This post first appeared at DarlingMagazine.org. It is part 1 in a series of 3
Barrier. Border. Extent. Limit. Line. Edge. Boundary. We all have them in our lives. It’s how much you will put up with before you reach your limit. The extent to which you will go for a friend. The edge of your personal bubble. The line that no one should cross if they don’t want to cross you. The boundary between what is acceptable and what is unsafe, abusive, intrusive, offensive, annoying, or insensitive. Boundaries in relationships help us stay balanced and regulate how much and how fast we share. They also keep us from allowing someone to take advantage of our generosity, our time, and our love.
There are emotional boundaries and physical boundaries. They can be anything from ”fighting fair,” to balancing how much time we spend on our relationships versus the rest of our lives. They can be the line that says we will never allow someone to physically hurt us, verbally abuse us, or sexually assault us. Ever. In romantic relationships, they can be in place to limit how physically intimate we allow ourselves to be with one another. Our boundaries should depend on the relationship, and how we view ourselves and the other person.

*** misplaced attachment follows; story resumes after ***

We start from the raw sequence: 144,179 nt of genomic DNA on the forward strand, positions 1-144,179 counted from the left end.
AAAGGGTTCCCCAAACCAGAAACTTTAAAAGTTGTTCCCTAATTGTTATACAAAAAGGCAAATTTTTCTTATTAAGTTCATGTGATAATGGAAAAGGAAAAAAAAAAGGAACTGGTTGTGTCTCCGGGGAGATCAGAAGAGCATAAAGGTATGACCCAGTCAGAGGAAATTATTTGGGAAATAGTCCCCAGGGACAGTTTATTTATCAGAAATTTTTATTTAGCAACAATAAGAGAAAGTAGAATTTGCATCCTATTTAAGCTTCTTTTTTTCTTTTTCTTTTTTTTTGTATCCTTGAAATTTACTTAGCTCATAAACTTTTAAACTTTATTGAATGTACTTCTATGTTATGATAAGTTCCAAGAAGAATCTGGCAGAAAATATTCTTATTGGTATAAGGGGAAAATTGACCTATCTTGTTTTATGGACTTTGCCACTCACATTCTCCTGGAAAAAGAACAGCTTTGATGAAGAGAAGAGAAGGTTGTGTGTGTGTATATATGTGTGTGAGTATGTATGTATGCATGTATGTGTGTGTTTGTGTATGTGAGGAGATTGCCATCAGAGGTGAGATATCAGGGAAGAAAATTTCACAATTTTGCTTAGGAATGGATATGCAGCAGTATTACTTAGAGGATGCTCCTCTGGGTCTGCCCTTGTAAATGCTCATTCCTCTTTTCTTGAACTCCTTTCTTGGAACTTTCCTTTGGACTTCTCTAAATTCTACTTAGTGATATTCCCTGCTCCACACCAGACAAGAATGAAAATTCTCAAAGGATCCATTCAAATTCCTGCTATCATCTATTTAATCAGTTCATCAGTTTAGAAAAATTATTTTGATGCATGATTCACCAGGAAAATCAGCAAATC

Low view of self or others translates to a low level of boundaries. Why? Because boundaries, borders, and limits are meant to protect, to guard. Why keep safe something you don’t value? Maybe you’ve convinced yourself you’re not worth protecting, that you deserve whatever you get. Or you see the other person only as a means to an end, there to meet your needs regardless of what it costs them. In relationships, boundaries provide the structure that keep them from imploding, exploding, or becoming smothered; within healthy limits they can truly grow.
Have you thought about your boundaries lately? Some of us are like Ft. Knox and need to relax a little so that our relationships can actually grow and people can get to know us. Others of us have never bothered to put up more than a thin rope, and wonder why we’re constantly getting run over and taken advantage of. Take the time to make sure you’ve got healthy, appropriate boundaries. And if you’re not sure what that looks like, ask another woman who seems to get it. You’ll thank yourself in the long run. And so will those around you.
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